What Happens When Operational Excellence Leads an Organization – In All Departments
What Happens When Operational Excellence Leads an Organization – In All Departments

Challenging the norm of operational excellence can push an organization to even better results.

If you read my column about giants, then you understand my viewpoint on having the right people to back the right product.

But, it doesn’t stop there.

Product + People + Operational Excellence = Greatness.

I think a lot about creating operational excellence. Some of the categories I look at are:

  • A clearly defined North Star: Does the company understand what the goal is?
  • KPIs: What are the indicators of how well people are doing and what is the effort to win at those?
  • Communication: How are you communicating the expectations of the organization and have you communicated the North Star and the KPIs clearly?
  • Playbook: Have you documented the process well enough so that there is a map to success?
  • Giants: Are the giants leading the organization to excellence through the above points?

I was recently thinking about ways to challenge the norm of operational excellence to push an organization to even better results. To this point, I thought about a hypothetical brand that has had some challenges with the buildout cost of their restaurants. My thought process was the following:

  • Who leads the buildout? Marketing. Why? Because they control the brand.
  • Why doesn’t operations lead the buildout? If you challenged an operations team to figure out how to, for argument’s sake, hit $600,000 in buildout costs, could they do it? Probably. How would they do that? They would start with all of the necessary tools to run the restaurant and then worry about aesthetics, versus the other way around.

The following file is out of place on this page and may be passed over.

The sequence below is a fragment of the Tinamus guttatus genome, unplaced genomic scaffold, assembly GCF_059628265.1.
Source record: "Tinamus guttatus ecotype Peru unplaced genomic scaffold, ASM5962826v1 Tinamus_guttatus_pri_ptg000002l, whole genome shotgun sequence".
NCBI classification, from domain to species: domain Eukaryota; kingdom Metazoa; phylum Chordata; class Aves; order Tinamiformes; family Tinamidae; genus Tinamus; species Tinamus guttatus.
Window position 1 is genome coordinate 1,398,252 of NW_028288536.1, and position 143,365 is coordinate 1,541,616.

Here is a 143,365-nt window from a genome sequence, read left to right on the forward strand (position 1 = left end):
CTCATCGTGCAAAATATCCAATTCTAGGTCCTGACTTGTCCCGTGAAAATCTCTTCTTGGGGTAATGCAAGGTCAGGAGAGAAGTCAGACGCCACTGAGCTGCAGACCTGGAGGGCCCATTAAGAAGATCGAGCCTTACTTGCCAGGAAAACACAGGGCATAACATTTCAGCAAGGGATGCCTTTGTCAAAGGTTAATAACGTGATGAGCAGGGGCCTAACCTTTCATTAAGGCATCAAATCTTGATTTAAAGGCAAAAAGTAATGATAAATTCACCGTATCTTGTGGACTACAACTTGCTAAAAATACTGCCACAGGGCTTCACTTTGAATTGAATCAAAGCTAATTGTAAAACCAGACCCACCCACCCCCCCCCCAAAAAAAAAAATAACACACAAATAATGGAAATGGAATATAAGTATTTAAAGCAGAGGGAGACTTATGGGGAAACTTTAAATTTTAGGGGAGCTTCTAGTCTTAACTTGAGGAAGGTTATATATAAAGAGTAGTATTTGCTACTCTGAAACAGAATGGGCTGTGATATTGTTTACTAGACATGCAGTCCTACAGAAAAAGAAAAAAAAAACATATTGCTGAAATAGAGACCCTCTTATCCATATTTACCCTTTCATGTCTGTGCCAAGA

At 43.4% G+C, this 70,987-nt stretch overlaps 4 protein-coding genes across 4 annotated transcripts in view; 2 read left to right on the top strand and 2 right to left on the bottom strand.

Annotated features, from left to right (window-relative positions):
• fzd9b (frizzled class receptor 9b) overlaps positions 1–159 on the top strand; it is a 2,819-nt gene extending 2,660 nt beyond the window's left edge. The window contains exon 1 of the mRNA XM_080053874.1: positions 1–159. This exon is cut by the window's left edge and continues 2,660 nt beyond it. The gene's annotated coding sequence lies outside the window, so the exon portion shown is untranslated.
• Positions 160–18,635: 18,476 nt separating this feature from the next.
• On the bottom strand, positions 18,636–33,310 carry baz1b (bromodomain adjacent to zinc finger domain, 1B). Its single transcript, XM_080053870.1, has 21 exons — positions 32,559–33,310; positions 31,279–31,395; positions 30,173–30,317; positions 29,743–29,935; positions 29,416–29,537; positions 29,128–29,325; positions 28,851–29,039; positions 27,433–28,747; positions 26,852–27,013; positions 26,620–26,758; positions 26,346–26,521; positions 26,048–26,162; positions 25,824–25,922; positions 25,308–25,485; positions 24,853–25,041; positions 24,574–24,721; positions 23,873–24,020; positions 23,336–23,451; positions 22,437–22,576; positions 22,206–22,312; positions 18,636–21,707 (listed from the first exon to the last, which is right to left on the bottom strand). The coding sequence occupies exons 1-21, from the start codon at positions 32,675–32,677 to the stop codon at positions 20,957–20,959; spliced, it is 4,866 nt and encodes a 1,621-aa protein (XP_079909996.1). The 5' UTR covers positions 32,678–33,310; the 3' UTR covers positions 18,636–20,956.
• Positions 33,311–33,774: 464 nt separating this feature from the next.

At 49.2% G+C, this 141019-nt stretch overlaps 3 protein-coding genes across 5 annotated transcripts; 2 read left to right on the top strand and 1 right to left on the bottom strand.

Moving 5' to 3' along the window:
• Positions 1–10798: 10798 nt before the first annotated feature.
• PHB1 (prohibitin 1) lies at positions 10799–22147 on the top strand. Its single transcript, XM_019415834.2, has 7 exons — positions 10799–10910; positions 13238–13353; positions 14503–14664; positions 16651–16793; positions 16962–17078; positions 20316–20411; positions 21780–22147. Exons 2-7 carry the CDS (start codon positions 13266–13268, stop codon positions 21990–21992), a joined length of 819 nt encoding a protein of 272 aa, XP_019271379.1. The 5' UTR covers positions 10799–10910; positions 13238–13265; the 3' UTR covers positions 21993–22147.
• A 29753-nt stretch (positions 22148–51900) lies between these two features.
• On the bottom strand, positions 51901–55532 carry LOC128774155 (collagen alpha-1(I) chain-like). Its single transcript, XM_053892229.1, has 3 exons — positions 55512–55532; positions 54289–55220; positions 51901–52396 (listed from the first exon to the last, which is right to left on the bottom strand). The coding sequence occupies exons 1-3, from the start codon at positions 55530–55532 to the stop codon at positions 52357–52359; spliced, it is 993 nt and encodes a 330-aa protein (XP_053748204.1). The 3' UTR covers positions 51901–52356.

• What if in this scenario, buildout was going from $1m to $600,000, causing AUVs to drop. Could marketing then engineer concepts to bring them back up?

When thinking about that scenario, I then landed back on my categories. Could those categories be applied back to the challenge of lowing the cost of restaurant buildout?

  • A clearly defined North Star: Lower the cost of buildout from $1m to $600,000 so that the brand has the possibility of better growth with a wider spread of investors ($600,000 is easier than $1m+).
  • KPIs: Get buildout costs down, understand the change in volume and then scale back up. For argument’s sake, let’s say this brand has 10 locations with a total investment of $10m. Let’s also say AUVs are $1.2m, or system-wide sales of $12m, and royalty is five percent, so the company brings in $600,000 in royalty a year. Now, let’s say through the KPI, the next level of investment remains the same at $10m and let’s say AUV drops to $800,000 because of the decline in space size and buildout. $10m will buy you about 16 stores, and at $800,000, system-wide sales would be $12.8m with an added royalty of $40,000. So, not a huge difference. But, let’s say those 16 are easier to find investors for because of the drop in costs and the fact that real estate is easier to find because of the size of the unit and the speed to open. Now, you could rewrite the KPIs against those. It should be a whole team effort where operations takes the lead and marketing supports.
  • Communications: We have engineered the buildout to be more cost-effective so that the single unit operators of yesterday (at $1m) can now be multi-unit owners faster.
  • Playbook: Lower cost; new marketing strategy.
  • Giants: Operations to marketing to development.

What I learned from thinking about this is that once you have an operational playbook for how you want to communicate and measure your new concepts, you win. Without operational giants, though, this doesn’t work.

So, when looking for giants, I now want to make sure they are supported with operational creators who challenge norms and create solutions to problems through proper planning, communication, expectations and results.